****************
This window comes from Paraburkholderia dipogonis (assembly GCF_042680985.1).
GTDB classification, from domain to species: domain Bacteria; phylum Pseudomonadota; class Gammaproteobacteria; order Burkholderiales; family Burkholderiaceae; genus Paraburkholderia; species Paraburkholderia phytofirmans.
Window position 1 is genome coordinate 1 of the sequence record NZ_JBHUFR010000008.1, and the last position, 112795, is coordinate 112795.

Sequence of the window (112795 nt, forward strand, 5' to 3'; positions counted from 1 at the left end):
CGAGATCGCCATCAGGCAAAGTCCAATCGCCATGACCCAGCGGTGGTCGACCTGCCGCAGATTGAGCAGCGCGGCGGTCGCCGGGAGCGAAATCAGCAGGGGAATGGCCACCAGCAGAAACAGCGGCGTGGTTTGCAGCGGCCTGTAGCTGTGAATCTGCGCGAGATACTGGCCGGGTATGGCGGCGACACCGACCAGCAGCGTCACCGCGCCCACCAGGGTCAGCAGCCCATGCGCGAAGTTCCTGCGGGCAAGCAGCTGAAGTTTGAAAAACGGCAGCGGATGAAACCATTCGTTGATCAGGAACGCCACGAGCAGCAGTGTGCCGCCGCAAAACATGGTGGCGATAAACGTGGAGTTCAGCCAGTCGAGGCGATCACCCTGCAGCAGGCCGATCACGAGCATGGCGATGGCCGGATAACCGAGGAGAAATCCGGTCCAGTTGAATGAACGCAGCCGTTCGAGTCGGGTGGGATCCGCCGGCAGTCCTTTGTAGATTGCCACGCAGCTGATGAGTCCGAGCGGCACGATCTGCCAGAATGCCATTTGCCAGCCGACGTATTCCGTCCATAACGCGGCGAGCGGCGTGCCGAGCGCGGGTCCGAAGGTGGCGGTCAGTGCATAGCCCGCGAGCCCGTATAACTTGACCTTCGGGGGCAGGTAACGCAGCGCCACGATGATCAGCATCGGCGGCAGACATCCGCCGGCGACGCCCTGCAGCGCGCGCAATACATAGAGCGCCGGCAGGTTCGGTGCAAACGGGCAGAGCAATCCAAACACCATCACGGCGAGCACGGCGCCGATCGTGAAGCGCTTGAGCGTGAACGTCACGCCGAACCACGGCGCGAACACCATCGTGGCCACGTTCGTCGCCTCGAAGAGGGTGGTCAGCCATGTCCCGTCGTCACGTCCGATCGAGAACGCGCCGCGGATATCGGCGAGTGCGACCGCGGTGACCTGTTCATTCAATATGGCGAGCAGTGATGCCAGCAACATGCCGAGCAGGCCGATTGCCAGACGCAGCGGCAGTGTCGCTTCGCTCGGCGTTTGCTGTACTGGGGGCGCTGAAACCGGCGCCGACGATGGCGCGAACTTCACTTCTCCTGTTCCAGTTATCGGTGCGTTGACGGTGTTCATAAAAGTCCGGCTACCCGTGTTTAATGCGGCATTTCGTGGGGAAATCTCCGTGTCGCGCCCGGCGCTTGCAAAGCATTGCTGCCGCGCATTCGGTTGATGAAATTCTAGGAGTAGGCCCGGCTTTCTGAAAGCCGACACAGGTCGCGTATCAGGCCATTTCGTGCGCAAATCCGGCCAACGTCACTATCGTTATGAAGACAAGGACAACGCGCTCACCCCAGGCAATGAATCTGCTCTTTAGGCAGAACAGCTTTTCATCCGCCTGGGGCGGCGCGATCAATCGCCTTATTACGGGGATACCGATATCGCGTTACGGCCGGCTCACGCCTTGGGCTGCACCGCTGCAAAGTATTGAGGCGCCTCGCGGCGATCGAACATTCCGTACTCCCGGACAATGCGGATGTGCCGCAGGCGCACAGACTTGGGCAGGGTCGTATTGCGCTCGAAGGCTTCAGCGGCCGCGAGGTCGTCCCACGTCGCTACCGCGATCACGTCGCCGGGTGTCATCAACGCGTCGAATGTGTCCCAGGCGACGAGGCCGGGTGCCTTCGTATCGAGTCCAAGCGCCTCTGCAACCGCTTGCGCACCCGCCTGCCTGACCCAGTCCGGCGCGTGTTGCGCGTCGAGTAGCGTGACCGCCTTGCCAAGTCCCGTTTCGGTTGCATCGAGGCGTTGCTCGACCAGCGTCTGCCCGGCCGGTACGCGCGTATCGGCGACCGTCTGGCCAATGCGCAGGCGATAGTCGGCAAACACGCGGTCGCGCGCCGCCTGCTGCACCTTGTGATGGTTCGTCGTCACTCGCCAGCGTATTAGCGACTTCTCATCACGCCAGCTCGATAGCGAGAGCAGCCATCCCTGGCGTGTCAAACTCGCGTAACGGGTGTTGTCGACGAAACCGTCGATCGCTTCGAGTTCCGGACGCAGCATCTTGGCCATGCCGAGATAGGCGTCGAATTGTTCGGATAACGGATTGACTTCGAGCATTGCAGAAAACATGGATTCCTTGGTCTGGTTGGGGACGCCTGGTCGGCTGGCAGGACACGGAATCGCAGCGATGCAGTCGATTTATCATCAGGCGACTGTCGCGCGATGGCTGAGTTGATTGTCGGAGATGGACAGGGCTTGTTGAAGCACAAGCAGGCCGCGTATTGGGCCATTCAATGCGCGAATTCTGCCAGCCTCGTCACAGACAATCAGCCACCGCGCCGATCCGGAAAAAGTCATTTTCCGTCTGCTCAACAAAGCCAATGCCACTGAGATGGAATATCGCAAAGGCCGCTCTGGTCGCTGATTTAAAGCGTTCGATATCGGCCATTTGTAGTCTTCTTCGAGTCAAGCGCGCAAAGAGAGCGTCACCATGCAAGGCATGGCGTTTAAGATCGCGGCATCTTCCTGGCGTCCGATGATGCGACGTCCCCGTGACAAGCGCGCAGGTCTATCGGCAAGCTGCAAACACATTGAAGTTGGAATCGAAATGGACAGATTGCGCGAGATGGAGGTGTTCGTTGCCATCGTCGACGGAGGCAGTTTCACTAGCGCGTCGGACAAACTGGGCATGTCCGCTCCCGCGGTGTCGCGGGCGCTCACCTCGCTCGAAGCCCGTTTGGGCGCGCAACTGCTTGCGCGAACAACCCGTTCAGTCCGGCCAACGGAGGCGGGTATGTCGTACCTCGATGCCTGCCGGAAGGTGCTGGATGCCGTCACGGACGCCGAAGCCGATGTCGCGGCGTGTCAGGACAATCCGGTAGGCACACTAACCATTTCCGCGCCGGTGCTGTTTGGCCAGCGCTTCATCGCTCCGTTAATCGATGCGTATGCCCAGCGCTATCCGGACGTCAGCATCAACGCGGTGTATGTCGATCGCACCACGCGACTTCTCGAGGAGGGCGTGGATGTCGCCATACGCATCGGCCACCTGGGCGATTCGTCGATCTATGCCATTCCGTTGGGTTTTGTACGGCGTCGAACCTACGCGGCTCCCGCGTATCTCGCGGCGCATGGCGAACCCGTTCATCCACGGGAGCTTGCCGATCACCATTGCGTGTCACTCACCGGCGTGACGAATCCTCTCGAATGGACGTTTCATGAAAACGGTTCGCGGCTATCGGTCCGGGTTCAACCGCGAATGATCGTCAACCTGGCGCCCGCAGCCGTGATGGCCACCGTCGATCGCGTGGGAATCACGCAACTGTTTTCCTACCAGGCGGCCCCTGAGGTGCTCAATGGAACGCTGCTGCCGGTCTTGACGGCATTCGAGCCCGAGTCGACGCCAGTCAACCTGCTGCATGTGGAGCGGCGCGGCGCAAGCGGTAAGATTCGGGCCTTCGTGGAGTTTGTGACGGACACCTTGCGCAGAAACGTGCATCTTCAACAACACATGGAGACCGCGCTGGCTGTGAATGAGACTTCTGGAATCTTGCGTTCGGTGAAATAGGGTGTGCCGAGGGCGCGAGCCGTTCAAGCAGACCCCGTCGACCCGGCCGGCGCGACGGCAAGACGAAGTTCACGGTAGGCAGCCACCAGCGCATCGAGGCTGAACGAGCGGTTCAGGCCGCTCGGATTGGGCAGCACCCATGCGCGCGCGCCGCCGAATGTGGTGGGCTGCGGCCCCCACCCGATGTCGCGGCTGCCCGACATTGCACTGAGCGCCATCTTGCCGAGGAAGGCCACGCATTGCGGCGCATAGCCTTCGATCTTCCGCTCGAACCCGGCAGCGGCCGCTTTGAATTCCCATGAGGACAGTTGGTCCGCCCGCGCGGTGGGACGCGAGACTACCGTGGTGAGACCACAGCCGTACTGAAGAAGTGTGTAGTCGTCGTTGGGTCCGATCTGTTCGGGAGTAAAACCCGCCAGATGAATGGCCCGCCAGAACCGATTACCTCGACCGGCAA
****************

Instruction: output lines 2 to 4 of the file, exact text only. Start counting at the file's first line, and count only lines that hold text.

GTDB classification, from domain to species: domain Bacteria; phylum Pseudomonadota; class Gammaproteobacteria; order Burkholderiales; family Burkholderiaceae; genus Paraburkholderia; species Paraburkholderia phytofirmans.
Window position 1 is genome coordinate 1 of the sequence record NZ_JBHUFR010000008.1, and the last position, 112795, is coordinate 112795.

Sequence of the window (112795 nt, forward strand, 5' to 3'; positions counted from 1 at the left end):